Irreligious Conversions

by | 21. Oct 2016

Article | Student Writer

By Oana Rus

Faced with shrinking congregations and forced to adapt their buildings, the church as an institution is far from being too permissive about the new function of their old buildings. How can we preserve and adapt them to our current needs and values without disrespecting the church as an institution, the church as a building (with its architectural values) and the church as a gathering place for the community?

Briefly going through history, it is indisputable the important role that churches have played for both the individual and the community. Above all details of religion and ideology, churches were built for people as gathering and contemplation places, and there is no point in denying its part in the collective memory of a community. Perhaps this is why worship places are among the building typologies that have been best preserved from ancient times. However, in the 21st century we find ourselves having a high number of these buildings left without a viable function.

A key thing to remember is that churches have been used historically for other functions, from impromptu hospitals and nursing facilities to military bases in times of war. However, more often than not, the church prefers tearing down its own buildings rather than adapting them to a new function that is considered contradictory to what the church stands for. Regardless, there are several contemporary examples of church transformation that demonstrate a varied approach to the preservation of this building typology.

Despite the fact that adapting a former church to a bar seems to be a radical solution that would affect the public image of the church as an establishment, numerous examples show it as a growing trend of adaptation. While the gathering of people vaguely resembles the church’s moral initiative of creating community, one can argue that the reason behind it is against religious beliefs. Nonetheless, the fact remains that due to the spatial requirements of a bar, it is far more likely that during the adaptation process, the architectural values of the church would not suffer extreme and irreversible alterations. Moreover, the conversion of a disused church into a bar has the huge advantage of keeping the interior space public, therefore allowing it to be part of the daily life of a community.


Martinikirke built in the 19th  century is a perfect example on how a respectful conversion to a bar allows for a contemporary use as well as a future reconversion to its old function, as the space qualities have been preserved and enhanced. © 2004 Matinikirke

A contrasting type of church transformation is the conversion to homes or apartments. While this function seems to please the church more, a number of reasons against it cannot be dismissed. The most striking one is changing the character of the space from public to private. Churches were built from ancient times as public buildings for the community, most of them even using communal money for their construction. Therefore, closing them down for the public not only seems immoral but also fraudulent. The matter seems even more controversial when dealing with historical churches, as they are buildings that have grown to be part of the collective memory of a community. Arguably, the transformation of a worship place to a personal home jeopardizes the architectural qualities of the building, since the space itself is at risk of being compartmentalized horizontally and vertically, thus losing character.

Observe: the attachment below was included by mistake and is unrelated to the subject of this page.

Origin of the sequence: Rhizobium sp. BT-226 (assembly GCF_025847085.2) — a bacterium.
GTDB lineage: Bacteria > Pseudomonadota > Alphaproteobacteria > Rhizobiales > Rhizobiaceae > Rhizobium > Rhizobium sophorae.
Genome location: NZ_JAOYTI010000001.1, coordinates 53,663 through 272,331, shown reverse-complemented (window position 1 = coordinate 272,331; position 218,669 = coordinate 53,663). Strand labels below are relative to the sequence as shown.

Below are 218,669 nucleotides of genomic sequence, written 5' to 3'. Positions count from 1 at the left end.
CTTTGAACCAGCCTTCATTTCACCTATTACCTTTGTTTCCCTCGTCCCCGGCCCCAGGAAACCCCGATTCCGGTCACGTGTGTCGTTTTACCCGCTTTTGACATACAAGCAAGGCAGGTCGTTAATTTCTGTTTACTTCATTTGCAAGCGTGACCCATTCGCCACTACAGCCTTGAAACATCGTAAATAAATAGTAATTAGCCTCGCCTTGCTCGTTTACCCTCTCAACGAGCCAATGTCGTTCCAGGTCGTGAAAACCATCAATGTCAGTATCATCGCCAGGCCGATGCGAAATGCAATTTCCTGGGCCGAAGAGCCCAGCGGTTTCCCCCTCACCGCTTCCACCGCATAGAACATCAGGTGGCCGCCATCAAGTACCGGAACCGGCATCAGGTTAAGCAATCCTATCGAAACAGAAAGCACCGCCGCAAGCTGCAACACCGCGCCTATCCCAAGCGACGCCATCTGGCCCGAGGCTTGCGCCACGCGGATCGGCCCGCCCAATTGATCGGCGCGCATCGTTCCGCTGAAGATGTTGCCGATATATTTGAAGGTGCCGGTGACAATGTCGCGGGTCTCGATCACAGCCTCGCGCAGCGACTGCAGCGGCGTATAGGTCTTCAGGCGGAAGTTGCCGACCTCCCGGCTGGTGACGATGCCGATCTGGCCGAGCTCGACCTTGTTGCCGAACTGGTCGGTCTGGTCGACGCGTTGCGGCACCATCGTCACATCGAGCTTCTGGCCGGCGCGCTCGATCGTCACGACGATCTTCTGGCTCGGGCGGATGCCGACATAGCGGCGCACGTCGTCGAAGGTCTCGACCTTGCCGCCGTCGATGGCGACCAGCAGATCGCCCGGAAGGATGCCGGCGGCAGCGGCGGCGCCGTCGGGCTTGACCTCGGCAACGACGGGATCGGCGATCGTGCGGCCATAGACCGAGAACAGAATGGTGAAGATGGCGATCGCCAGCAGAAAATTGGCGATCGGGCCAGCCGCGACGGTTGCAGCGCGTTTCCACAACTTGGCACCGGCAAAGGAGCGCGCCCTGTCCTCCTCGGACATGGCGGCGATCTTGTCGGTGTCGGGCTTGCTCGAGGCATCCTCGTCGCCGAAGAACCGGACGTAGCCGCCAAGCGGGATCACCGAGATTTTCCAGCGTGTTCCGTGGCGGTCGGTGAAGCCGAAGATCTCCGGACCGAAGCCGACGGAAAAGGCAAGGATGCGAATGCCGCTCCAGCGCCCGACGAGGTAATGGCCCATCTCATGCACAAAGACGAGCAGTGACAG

Westbourne Grove Church in London is a converted church into an apartment and although it has been made with respect to the church’s architecture, the change from public space to a private one is one of the biggest flaws of this type of conversions. © 2008 Dos Architects


Another type of conversion is up for debate, which is arguably less controversial from more than one standpoint. Transforming a church into a community center not only is on the same terms with the church’s official attitude in helping the people, but due to the permissive character of this type of space, it can be used as differently as to fit the needs and preferences of most if not all types of citizens that form a community. Allowing free access to the space not only keeps the building within the interests of the locals, but also allows it to remain a hotspot in a contemporary life routine. Moreover, considering the multifunctional character of the space, the risk of compartmentalizing and dividing the space is at a minimum, therefore preserving if not enhancing the spatial qualities.


Absalon kirke in Copenhagen is one of the best examples of a church used as a community center, with various activities for people to gather. © 2013 Mathis Skafte Andersen

Acknowledging that adaptive reuse itself is a sensitive subject, several points must be kept in mind when dealing with disused churches. Respect with regards to both the building itself and its previous function is crucial but highly debatable. Nonetheless, the most important aspect is the public character of such spaces, which allows the community to be actively involved in routine activities, such as in a community center. While converting a former church to a bar may seem controversial in terms of function, a contemporary home in an old church is unacceptable from more than one standpoint, as it removes the building from the public sphere.

Regardless of personal or religious beliefs, it is crucial to argue for the conservation of the church as a public space along with its architectural values and against the privatization of architectural monuments.